By Anis Ramli

Accountants and CFOs are well positioned to take up leadership on Boards because they are well-versed in aspects such as regulatory, risk management and corporate governance, and backed by codes of ethics that espouse integrity and accountability. Now that women make up about half of the profession, it is high time that Board composition reflects gender diversity and inclusivity.

The Malaysian Institute of Accountants (MIA) recently hosted a sharing session aimed at onboarding more women, delivered by the 30% Club representatives. The 30% Club is a business campaign to help drive higher women representation in leadership positions and on corporate Boards, and it aims to help Malaysia to achieve 30 per cent women representation on public-listed corporate Boards by 2020.

Forty-five C-Suite female MIA members attended the sharing session, which was presented by the 30% Club’s Project Management Officer, Marzida Mohd Noor, and members of the talent pipeline committee, Pun Tian Pouw (better known as TP), Principal, TP Pun Advisory and Raj Kumar Paramanathan, Partner, Malaysia & Thailand, CnetG Asia. Participants also had the opportunity to discuss challenges faced by Board members but more importantly, they learnt how to self-assess their skill sets to increase their opportunities for Board appointments and increase Board readiness. Some of the key skills and success factors emphasised by the 30% Club were:

Visibility. Learning how to build networks and connections is critical for Board visibility. While recent studies suggest that Board recruitment practices are undergoing some modification, the fact remains that suggestions of names for new directors continue to come primarily from the traditional sources – the CEO and current Board members. Hence, women need to make themselves visible and also more accessible. This includes reading up a lot on varied subjects and timely topics and issues and sharing their professional points of view so others take notice of them.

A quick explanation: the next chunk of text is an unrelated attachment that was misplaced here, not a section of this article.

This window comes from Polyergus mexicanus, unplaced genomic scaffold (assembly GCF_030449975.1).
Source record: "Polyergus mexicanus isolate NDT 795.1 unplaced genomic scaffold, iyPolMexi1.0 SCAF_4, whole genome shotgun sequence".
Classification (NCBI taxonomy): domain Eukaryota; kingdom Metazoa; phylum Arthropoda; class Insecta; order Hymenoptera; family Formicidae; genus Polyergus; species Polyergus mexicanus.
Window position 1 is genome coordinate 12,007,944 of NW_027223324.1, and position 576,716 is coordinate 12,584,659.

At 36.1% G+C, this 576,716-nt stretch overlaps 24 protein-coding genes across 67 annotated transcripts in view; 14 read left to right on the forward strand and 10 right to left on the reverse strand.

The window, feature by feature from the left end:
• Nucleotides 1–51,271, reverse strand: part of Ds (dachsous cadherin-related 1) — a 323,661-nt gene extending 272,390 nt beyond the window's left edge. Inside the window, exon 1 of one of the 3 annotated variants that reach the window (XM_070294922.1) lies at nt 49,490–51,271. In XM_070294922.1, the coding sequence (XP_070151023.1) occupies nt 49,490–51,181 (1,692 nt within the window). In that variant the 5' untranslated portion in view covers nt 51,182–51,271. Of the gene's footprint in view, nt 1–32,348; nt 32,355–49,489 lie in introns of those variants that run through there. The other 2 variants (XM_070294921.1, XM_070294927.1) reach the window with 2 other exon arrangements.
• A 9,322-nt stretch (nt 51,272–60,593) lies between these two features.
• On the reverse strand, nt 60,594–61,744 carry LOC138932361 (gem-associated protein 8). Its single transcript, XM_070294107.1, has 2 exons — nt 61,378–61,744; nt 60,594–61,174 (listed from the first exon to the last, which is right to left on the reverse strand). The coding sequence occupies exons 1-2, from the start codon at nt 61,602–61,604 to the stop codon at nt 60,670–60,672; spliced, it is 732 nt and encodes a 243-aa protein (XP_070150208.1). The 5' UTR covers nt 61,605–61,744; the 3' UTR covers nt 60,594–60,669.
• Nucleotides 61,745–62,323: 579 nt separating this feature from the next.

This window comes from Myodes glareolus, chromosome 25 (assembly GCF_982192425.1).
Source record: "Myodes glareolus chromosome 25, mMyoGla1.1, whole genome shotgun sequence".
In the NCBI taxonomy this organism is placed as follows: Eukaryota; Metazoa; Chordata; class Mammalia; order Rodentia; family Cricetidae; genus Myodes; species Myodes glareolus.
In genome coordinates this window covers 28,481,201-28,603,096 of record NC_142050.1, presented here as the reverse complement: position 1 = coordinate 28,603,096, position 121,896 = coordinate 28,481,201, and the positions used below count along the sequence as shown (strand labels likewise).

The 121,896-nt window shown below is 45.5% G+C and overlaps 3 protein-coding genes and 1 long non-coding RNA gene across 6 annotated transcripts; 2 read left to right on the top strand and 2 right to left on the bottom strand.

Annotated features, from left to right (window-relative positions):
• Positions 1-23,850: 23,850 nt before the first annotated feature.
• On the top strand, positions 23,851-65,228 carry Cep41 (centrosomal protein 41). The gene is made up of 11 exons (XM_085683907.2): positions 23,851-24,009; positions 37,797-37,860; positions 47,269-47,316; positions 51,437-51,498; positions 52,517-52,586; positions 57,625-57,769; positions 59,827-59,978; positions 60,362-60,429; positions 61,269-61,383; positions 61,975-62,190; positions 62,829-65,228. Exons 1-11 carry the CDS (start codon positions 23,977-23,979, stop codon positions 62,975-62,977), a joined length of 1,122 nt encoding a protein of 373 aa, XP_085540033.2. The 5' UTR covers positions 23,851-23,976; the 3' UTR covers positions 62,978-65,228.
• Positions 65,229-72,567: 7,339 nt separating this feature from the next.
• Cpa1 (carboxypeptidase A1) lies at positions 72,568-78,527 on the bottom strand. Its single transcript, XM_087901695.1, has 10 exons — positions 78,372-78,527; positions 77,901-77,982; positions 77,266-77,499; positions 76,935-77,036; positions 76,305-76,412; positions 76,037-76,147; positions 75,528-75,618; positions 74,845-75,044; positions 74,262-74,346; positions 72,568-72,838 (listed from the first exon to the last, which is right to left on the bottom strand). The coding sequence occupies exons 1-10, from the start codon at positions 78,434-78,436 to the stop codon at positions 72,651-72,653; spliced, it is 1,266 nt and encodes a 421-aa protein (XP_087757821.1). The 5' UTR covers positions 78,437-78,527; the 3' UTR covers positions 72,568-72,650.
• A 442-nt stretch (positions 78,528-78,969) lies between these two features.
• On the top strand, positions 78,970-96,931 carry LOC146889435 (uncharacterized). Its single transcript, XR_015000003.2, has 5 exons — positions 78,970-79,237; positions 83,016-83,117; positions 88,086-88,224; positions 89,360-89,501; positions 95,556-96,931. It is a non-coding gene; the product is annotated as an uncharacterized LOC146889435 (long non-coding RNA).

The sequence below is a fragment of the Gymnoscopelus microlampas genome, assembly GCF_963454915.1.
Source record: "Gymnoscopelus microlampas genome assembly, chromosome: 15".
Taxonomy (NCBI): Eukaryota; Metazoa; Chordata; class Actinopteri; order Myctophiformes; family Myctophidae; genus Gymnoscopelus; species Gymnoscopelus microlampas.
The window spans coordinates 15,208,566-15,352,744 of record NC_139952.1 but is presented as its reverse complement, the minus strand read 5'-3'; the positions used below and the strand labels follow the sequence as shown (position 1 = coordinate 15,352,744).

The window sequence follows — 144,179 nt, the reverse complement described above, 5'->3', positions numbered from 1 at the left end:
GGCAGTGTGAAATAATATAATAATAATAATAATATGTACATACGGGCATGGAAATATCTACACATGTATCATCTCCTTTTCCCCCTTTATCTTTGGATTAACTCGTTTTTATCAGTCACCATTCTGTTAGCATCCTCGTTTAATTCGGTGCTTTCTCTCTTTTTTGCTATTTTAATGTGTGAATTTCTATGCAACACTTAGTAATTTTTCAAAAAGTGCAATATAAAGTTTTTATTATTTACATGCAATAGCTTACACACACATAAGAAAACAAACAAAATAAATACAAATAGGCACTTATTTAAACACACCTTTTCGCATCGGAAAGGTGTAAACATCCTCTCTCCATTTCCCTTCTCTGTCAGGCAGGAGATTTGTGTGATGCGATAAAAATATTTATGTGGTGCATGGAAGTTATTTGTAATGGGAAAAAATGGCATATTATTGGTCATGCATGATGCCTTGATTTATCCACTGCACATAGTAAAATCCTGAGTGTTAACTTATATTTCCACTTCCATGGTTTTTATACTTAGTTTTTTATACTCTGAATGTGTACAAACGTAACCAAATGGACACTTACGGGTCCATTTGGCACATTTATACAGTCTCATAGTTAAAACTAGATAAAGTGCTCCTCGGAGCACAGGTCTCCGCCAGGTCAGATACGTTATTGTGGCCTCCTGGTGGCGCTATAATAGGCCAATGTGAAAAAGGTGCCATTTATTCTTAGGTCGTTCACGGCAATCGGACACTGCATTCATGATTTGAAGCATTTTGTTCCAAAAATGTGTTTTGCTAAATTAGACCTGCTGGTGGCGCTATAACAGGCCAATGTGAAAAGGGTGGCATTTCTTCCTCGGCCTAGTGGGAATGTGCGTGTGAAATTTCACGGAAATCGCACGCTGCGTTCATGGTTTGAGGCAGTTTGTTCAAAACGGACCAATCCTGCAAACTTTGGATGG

Get A Buddy, A Coach and A Sponsor.  Women do not believe that networking is important for their success. This is also supported by some studies,” said Raj. Having a male buddy helps give the woman that initial nudge out the door while networking, bringing down the barriers, especially in engaging positively with male members. A buddy is different from a sponsor and a mentor and a buddy will help you build and grow your network. A mentor provides advice and support around building skills and qualities to navigate successfully in the organisation. A sponsor sees you as their protege and talks about you without being solicited. They will suggest you for Board or senior leadership positions, pay raise or promotion because they believe in you. It also finesses access to other powerful networks. The bottom line is, said Raj, women considering Board or senior leadership roles should increase visibility and build rapport with sponsors and mentors in their career, ideally both male and female.

Be Prepared to Commit. To be considered for Board, TP suggested that women share the fact that they are available, capable, and interested in a Board position. “Find the right balance between getting the position you aspire while not seeming over-eager or desperate in the process.” And be discerning about the roles you accept; do not over-commit as this may adversely affect your contribution level. Realise too that there will be Board opportunities that may not fit you well, but do not despair. The right fit may eventually come along.